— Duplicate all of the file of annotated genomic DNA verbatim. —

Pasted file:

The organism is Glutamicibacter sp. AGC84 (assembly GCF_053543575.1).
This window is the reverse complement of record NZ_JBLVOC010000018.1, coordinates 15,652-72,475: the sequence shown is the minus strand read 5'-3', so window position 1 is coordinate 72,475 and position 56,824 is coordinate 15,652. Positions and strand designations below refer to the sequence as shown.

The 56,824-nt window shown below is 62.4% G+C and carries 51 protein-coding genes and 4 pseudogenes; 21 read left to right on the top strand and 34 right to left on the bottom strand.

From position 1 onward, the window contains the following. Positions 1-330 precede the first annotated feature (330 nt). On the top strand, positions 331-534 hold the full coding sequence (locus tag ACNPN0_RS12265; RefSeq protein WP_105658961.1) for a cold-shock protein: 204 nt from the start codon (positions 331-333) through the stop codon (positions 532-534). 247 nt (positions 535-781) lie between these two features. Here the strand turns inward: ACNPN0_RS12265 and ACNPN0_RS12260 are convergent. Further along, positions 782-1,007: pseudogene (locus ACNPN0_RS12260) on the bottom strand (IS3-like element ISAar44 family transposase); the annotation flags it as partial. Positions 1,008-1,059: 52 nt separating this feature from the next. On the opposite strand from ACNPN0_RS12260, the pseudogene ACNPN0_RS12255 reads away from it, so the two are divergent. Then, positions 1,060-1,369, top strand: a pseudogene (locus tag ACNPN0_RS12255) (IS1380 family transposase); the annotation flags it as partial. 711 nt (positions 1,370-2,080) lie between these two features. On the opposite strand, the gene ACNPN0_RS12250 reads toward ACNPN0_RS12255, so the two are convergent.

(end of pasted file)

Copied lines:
The organism is Glutamicibacter sp. AGC84 (assembly GCF_053543575.1).
This window is the reverse complement of record NZ_JBLVOC010000018.1, coordinates 15,652-72,475: the sequence shown is the minus strand read 5'-3', so window position 1 is coordinate 72,475 and position 56,824 is coordinate 15,652. Positions and strand designations below refer to the sequence as shown.

The 56,824-nt window shown below is 62.4% G+C and carries 51 protein-coding genes and 4 pseudogenes; 21 read left to right on the top strand and 34 right to left on the bottom strand.

From position 1 onward, the window contains the following. Positions 1-330 precede the first annotated feature (330 nt). On the top strand, positions 331-534 hold the full coding sequence (locus tag ACNPN0_RS12265; RefSeq protein WP_105658961.1) for a cold-shock protein: 204 nt from the start codon (positions 331-333) through the stop codon (positions 532-534). 247 nt (positions 535-781) lie between these two features. Here the strand turns inward: ACNPN0_RS12265 and ACNPN0_RS12260 are convergent. Further along, positions 782-1,007: pseudogene (locus ACNPN0_RS12260) on the bottom strand (IS3-like element ISAar44 family transposase); the annotation flags it as partial. Positions 1,008-1,059: 52 nt separating this feature from the next. On the opposite strand from ACNPN0_RS12260, the pseudogene ACNPN0_RS12255 reads away from it, so the two are divergent. Then, positions 1,060-1,369, top strand: a pseudogene (locus tag ACNPN0_RS12255) (IS1380 family transposase); the annotation flags it as partial. 711 nt (positions 1,370-2,080) lie between these two features. On the opposite strand, the gene ACNPN0_RS12250 reads toward ACNPN0_RS12255, so the two are convergent.